Warren Sapp dropped by Showtime, returning to NFL Network

There was speculation that Warren Sapp might be out of his broadcasting gigs after his false snitch accusation about Jeremy Shockey, especially after he was reprimanded by NFL Network. But Sapp so far has gone 1-for-2 and is producing a batting average good enough to get him into the Hall of Fame.

Showtime announced last week that Sapp was being dropped from his role on the weekly show “Inside the NFL.” But NFL Network made it publicly known that Sapp will be back with them.

NFL Network executive producer Eric Weinberger told USA Today Sports that “this is probably going to be news to some blogs and articles out there who’ve said his time is up here, but we picked up an option year on his contract.”

That’s big news for Sapp who has bankruptcy debts to deal with. So for those of you who enjoy Sapp’s analysis, you’ll get to see him on NFL Network for the next year. And for those of you who aren’t fans, you can only hope a celebrity death match between Sapp and Trent Dilfer is arranged.

H/T Black Sports Online
Photo credit: Matthew Emmons-US PRESSWIRE

Warren Sapp disses Trent Dilfer in new book; Dilfer takes high road

Warren Sapp has never been shy about sharing his opinion, regardless of whose feelings he may be hurting. He has a new book called “Sapp Attack” coming out, and it seems like it won’t spare anyone.

Excerts from the book were published by the Tampa Bay Times and it looks like Sapp takes shots at Lane Kiffin, the Bucs organization, and Keyshawn Johnson. The harshest criticism seemed reserved for Trent Dilfer.

“Dilfer … basically was an interception waiting to happen. There were times we practically pleaded with him, ‘We know you’re not going to score a touchdown, but please, just don’t turn it over.'”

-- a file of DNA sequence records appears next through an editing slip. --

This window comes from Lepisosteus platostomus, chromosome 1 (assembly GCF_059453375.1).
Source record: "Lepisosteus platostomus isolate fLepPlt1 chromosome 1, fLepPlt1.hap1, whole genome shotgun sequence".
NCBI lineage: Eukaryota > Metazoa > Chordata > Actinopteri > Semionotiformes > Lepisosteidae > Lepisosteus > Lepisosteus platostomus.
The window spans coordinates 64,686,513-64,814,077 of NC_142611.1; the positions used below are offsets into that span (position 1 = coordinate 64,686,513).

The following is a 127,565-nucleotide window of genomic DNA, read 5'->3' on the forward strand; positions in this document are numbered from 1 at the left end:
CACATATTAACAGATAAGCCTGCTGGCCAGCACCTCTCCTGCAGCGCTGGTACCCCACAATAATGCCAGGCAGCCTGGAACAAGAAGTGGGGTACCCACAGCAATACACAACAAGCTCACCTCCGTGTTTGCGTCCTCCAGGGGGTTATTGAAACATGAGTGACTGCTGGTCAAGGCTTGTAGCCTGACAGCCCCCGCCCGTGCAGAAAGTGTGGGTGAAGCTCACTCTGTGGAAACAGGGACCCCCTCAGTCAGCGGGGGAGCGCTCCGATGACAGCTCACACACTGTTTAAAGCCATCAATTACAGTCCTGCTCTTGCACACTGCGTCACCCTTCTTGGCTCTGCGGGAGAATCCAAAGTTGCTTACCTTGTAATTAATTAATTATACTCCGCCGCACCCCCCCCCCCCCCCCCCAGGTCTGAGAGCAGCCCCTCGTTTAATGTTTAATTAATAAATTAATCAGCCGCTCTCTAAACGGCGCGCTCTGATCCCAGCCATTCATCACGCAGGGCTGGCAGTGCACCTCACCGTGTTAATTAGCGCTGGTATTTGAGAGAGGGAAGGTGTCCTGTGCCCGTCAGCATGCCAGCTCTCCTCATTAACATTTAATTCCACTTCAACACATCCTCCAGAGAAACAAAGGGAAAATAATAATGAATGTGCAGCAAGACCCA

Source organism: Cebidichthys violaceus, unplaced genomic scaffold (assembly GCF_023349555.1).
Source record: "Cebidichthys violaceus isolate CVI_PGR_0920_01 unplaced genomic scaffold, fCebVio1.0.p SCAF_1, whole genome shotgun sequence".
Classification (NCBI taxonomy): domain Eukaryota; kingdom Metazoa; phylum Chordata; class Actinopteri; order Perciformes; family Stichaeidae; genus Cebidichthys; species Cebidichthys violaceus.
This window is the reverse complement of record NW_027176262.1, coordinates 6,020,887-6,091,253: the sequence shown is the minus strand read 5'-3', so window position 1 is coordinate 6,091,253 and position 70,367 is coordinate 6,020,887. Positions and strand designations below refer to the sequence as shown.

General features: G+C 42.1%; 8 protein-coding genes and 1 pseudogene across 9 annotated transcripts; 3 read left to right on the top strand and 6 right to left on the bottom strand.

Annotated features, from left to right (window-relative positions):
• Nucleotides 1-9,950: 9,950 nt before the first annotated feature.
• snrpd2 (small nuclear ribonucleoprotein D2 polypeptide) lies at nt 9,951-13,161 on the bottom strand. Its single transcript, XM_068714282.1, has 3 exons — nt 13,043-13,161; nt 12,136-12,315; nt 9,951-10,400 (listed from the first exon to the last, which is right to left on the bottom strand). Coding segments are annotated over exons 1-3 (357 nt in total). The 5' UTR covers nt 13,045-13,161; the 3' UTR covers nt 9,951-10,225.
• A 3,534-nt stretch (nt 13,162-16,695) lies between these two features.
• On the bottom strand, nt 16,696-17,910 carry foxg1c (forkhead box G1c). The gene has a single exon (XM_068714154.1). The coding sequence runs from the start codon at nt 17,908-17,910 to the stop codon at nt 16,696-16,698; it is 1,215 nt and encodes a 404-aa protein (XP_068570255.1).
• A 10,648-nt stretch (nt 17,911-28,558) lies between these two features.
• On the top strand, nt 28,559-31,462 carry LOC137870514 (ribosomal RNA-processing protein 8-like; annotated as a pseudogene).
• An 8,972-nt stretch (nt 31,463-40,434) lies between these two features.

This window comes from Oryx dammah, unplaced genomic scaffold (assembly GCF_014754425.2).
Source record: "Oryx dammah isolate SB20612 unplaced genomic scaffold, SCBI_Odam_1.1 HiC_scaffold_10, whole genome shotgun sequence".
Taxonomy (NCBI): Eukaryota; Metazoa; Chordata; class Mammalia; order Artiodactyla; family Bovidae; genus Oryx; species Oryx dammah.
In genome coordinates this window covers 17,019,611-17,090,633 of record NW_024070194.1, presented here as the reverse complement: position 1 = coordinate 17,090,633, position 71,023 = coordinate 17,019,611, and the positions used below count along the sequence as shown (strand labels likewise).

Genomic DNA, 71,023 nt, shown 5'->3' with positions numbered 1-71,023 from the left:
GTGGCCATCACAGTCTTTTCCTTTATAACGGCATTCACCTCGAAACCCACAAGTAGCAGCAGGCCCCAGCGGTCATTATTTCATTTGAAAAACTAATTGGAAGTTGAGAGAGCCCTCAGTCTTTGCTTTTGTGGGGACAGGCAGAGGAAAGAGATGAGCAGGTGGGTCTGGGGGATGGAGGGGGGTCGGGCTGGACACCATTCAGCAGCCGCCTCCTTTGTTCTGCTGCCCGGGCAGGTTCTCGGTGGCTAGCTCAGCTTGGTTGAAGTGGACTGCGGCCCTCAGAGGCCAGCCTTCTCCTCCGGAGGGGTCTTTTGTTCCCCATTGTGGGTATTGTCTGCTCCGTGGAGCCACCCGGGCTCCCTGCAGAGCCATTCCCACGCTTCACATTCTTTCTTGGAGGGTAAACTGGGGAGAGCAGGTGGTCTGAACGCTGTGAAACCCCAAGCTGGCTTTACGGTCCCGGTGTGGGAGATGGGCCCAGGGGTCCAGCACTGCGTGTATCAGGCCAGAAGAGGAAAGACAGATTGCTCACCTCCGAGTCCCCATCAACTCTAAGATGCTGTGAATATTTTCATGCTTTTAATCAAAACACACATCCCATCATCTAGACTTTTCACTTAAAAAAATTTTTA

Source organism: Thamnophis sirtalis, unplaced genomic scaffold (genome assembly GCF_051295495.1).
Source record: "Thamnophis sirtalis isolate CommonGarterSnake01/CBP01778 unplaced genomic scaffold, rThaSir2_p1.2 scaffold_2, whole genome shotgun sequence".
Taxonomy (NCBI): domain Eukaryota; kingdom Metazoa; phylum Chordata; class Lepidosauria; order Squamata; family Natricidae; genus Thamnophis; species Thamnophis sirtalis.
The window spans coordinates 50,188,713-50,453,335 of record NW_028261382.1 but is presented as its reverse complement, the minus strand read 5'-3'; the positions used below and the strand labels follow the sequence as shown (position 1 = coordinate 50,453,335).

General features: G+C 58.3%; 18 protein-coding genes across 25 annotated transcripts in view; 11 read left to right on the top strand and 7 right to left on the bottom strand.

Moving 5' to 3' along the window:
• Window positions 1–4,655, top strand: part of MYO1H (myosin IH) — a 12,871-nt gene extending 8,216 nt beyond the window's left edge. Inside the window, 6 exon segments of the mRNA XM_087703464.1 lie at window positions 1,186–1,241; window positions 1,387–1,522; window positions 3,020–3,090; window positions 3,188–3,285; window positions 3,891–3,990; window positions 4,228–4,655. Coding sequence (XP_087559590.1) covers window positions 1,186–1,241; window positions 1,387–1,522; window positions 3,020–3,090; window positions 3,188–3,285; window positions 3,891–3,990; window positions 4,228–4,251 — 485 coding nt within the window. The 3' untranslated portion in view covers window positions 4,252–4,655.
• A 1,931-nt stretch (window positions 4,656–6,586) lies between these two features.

Dilfer, who has put together arguably a better career as a broadcaster than professional quarterback, responded in a mature way.

[Read more...]

Warren Sapp says he chose bankruptcy over jail

Warren Sapp opened up about the financial problems he’s facing and told the Tampa Bay Times in a recent interview that he opted for bankruptcy over jail.

“Do you think I wanted to declare bankruptcy? Do you think if there was any other way possible I would have done it? It was either this or go to jail. Those were my choices,” Sapp said.

Sapp told the paper he grossed about $60 million during his playing days, but things began going badly in 2005 with real estate deals gone wrong. He was working on a low-income housing project and he says construction began on three houses before buyers had been approved for the mortgages, which is not the way he wanted to order things. The houses went unsold and he ended up owing $1 million to his partners. He says 100% of his lofty wages from NFL Network were garnished for 11 months to pay the debts, leaving him with more debts because he was unable to pay his bills.

Sapp also said most of his enormous 240 pair shoe collection was given to him by Nike, and he laughed off his lion and zebra rugs, as well the painting of nude women in his bedroom.

It’s really tough to feel badly for Sapp, who admitted he was a little embarrassed by the bankruptcy filing. Even if he owed $1 million because of failed real estate deals, the guy earned easily over $30 million after taxes. That shouldn’t be enough money to put him in debt. Clearly the extent of his financial issues went well beyond that one bad deal.

Now that the two are in the same financial position, I think the only solution is to have Sapp and Jose Canseco fight with the pot going to the winner. Tell me that wouldn’t be the dirtiest fight ever.

Warren Sapp ‘likely’ done at NFL Network, report says

Already filing for bankruptcy last week, Warren Sapp could be facing additional problems in his future.

The Boston Globe reports Sapp’s stint as an analyst with NFL Network is “likely over.” This comes in the wake of Sapp’s controversial accusation last month that Jeremy Shockey was the whistle blower in the Saints’ bounty scandal. The network reprimanded Sapp, saying he is an “analyst, not a reporter,” but did not fire him. However, Sapp hasn’t appeared on the network since that week.